Advances in treatment and competition among manufacturers that has resulted in lower costs have brought a once-unthinkable goal into focus in California – effectively eliminating the hepatitis c virus (HCV) in the Golden State. However, a current Medi-Cal policy is impacting patient access to HCV cures and could be driving up the costs to the state.

An estimated 629,000 Californians are living with HCV today, the deadliest infectious disease in the United States. Unlike other major diseases that are in decline, new infections rates of HCV are actually increasing. In the last several years alone, hepatitis C diagnoses have more than doubled among young adults in California. The health effects associated with HCV are serious and can be deadly for individuals who go untreated. Fortunately, California acted swiftly to address this health crisis, including to reduce restrictions that used to prevent Medi-Cal patients from receiving treatment.

Along with this progress, however, an unintended consequence has arisen. This issue is not overly complex. Since 2015, Medi-Cal has allocated to its managed care organizations (MCOs) a supplemental payment for patients that are treated with the new HCV cures. Since its inception, and in its current 2019 iteration, the supplemental payment methodology has directed that “a monthly supplemental capitation payment will be disbursed based on a weekly rate.” For 2019, the weekly rate is $3,785.

When the supplemental payment methodology was originally designed, all the new HCV therapies were on a standard twelve-week regimen, so a weekly rate made sense and would not have any impact on treatment decision-making or patient access to any approved therapy. That is no longer the case. Now, approved therapies range from an eight-week regimen to a twelve-week regimen. Given a weekly rate of $3,785, that means there could be a $15,140 difference in supplemental payments given between the various cures based solely on the number of weeks administered.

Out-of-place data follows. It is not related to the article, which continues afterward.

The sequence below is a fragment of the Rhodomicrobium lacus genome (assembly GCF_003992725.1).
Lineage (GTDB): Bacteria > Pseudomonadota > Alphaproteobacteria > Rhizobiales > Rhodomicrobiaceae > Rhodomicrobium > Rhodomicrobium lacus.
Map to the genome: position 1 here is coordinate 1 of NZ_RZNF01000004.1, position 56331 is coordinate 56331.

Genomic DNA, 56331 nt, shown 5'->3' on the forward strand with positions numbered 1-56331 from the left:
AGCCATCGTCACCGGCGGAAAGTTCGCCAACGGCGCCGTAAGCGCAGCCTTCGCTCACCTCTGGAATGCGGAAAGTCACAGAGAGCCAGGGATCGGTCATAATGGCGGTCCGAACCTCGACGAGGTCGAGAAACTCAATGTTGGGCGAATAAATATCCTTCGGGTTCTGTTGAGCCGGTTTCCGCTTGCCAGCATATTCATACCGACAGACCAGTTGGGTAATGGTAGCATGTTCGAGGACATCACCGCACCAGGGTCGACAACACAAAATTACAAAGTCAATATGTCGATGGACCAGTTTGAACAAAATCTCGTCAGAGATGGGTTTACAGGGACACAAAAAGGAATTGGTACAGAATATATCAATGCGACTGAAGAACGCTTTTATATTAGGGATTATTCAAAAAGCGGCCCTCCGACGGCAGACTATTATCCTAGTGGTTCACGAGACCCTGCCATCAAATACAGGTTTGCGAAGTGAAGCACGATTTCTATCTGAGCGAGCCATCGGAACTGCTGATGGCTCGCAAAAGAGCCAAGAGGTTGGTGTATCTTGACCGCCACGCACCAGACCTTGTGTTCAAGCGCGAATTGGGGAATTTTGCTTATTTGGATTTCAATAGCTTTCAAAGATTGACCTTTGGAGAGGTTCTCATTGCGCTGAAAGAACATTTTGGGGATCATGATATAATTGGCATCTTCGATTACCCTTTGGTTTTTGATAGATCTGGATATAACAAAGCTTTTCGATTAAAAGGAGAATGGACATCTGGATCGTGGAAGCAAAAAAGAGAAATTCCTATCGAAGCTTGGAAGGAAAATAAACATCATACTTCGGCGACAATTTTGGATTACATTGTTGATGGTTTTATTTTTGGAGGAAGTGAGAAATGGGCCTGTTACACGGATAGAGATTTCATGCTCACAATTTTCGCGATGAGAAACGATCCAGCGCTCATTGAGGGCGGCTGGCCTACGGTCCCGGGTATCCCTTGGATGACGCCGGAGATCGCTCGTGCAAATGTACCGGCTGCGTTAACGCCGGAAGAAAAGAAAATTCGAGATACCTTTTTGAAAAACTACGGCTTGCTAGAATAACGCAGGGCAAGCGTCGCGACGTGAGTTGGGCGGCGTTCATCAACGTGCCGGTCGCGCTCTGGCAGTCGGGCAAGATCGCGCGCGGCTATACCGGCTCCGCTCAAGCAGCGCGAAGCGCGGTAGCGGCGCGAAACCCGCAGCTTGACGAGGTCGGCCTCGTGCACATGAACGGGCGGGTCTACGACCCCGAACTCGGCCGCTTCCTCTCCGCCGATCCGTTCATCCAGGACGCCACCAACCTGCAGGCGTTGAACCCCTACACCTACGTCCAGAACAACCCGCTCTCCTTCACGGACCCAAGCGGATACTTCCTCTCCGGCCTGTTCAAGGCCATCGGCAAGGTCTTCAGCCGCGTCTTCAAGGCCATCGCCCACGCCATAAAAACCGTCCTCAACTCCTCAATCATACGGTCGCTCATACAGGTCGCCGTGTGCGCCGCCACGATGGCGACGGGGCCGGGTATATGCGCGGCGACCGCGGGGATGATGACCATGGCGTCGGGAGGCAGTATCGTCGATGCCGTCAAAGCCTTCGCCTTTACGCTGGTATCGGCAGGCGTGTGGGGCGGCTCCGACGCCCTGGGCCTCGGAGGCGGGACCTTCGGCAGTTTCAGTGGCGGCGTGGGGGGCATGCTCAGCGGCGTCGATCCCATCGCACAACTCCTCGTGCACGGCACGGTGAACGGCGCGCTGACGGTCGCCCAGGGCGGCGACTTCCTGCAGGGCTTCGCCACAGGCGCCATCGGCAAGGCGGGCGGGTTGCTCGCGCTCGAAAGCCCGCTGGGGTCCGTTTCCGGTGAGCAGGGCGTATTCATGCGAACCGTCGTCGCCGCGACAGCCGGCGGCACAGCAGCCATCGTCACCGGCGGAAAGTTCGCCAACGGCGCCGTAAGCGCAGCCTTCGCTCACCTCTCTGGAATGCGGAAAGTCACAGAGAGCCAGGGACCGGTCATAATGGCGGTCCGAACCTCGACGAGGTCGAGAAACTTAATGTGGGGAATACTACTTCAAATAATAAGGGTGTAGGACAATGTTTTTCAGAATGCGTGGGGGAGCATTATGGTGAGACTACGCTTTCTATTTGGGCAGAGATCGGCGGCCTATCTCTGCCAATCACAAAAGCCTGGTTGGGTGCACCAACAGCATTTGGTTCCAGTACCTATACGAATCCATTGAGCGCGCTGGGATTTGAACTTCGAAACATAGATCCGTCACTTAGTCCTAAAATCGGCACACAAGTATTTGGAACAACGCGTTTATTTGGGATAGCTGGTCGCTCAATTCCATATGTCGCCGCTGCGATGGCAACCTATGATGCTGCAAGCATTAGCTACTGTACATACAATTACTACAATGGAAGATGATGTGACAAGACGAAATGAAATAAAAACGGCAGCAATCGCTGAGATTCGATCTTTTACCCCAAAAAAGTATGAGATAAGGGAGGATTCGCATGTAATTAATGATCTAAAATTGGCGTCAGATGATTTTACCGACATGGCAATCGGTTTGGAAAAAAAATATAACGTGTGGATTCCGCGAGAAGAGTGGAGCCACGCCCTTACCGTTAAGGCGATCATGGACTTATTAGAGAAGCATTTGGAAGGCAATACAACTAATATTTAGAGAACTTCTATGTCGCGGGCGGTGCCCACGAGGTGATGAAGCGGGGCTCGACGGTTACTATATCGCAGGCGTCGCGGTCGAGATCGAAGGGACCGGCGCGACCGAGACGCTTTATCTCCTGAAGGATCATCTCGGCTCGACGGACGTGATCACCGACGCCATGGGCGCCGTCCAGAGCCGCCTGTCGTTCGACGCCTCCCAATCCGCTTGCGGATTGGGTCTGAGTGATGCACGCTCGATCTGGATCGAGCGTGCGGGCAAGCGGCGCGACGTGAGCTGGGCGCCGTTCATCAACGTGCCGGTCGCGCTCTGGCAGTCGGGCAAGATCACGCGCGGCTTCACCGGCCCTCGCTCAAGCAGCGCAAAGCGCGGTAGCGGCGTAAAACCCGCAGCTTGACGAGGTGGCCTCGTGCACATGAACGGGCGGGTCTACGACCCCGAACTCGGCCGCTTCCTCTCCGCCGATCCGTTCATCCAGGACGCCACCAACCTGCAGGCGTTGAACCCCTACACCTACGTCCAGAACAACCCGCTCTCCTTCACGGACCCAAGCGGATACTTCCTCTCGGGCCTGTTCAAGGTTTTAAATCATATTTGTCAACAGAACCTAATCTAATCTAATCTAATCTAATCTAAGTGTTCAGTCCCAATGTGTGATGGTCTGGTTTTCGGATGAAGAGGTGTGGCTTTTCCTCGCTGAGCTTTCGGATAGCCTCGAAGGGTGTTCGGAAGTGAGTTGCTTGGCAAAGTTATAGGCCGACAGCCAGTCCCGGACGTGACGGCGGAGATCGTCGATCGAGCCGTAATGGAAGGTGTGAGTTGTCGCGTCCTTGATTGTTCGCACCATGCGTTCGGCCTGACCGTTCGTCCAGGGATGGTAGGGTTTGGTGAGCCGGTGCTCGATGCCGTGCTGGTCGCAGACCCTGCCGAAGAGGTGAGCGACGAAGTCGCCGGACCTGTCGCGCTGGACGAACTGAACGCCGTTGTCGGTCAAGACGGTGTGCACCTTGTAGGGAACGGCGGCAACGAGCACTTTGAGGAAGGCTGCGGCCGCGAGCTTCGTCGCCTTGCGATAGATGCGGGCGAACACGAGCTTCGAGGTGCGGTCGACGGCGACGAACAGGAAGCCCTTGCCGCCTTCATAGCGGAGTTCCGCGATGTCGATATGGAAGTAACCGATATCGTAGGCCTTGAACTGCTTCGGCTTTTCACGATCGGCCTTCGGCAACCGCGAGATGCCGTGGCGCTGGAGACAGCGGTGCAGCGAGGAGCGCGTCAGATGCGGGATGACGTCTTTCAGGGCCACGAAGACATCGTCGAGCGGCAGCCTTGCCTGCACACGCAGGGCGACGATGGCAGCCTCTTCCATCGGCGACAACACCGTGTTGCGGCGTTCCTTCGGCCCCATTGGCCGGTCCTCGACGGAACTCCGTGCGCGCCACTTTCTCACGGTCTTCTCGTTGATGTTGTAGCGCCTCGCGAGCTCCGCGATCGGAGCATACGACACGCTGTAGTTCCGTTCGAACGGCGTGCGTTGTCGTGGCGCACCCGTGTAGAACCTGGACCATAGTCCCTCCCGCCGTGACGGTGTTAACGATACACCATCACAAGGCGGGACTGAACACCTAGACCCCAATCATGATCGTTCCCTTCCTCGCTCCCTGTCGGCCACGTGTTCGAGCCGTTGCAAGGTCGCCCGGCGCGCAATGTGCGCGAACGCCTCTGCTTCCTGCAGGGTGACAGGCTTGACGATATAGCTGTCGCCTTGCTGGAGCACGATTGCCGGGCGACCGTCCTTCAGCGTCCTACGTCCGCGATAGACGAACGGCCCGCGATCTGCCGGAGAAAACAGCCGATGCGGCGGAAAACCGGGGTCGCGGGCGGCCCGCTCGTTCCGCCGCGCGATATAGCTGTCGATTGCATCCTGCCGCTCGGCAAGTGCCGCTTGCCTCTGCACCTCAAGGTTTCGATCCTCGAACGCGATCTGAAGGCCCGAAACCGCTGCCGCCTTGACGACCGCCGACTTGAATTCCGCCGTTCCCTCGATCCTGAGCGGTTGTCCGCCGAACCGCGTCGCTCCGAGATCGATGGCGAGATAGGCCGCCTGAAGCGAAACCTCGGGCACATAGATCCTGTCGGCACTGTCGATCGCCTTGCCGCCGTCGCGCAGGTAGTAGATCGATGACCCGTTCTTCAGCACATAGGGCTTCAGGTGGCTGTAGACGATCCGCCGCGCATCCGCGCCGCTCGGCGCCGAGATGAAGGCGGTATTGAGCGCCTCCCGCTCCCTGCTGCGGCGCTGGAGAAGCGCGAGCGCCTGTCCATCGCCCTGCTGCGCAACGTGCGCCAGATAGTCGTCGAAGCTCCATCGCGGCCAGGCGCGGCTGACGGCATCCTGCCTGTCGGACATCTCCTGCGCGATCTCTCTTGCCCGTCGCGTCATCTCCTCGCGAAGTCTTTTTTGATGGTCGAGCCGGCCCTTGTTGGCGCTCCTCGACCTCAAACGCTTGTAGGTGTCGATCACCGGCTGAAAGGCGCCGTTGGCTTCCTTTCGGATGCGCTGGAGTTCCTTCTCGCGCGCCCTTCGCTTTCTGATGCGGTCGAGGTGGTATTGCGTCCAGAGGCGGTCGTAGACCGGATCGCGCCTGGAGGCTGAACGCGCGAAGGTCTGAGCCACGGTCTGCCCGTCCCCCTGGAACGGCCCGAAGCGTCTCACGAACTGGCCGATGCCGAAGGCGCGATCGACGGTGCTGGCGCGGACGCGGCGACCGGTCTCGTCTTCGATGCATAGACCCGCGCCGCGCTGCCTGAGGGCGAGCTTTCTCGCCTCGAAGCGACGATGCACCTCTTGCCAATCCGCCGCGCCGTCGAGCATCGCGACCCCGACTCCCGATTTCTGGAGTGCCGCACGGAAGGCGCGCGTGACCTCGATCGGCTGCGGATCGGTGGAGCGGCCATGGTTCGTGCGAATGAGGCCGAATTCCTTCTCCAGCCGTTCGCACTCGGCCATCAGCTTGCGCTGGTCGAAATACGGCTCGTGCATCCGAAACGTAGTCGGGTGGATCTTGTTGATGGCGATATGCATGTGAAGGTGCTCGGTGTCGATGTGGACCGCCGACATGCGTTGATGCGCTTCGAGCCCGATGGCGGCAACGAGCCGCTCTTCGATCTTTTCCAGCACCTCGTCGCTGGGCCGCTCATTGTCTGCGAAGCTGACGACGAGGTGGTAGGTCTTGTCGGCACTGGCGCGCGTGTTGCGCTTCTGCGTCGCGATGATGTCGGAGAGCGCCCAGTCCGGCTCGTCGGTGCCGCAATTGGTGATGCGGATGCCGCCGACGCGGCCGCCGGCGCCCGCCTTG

Simply put, this makes no sense from either a medical or fiscal standpoint.

This large gap between supplemental payments for various therapies places financial pressure on Medi-Cal managed care organizations to drive towards cures with a longer therapy regimen simply because the reimbursement is based on the number of weeks of treatment. This fiscal pressure could result in access issues and potentially influence treatment decisions that should be made individually by physicians and their patients. As a practical fiscal matter, it certainly would not seem to make sense to create a $15,000+ incentive to cover one cure over any other.

To be clear, this is not about an individual treatment. In fact, quite the opposite. Government policies, such as the supplemental payment, should be therapy neutral. We support the notion of “therapy parity” when it comes to governmental policies. The decision of which specific therapy is appropriate for any patient is a highly individualized decision and should be made between the patient and physician without undue pressure or influence. 

With a smart and effective policy approach, the elimination of the hepatitis C virus is within reach in California. We urge the Department of Health Care Services to review and update its outdated reimbursement policy to reflect the current reality for hepatitis C treatments. The result could be a win-win-win: increased patient access to cures, preservation of physician-patient decision-making, and lower costs for California taxpayers.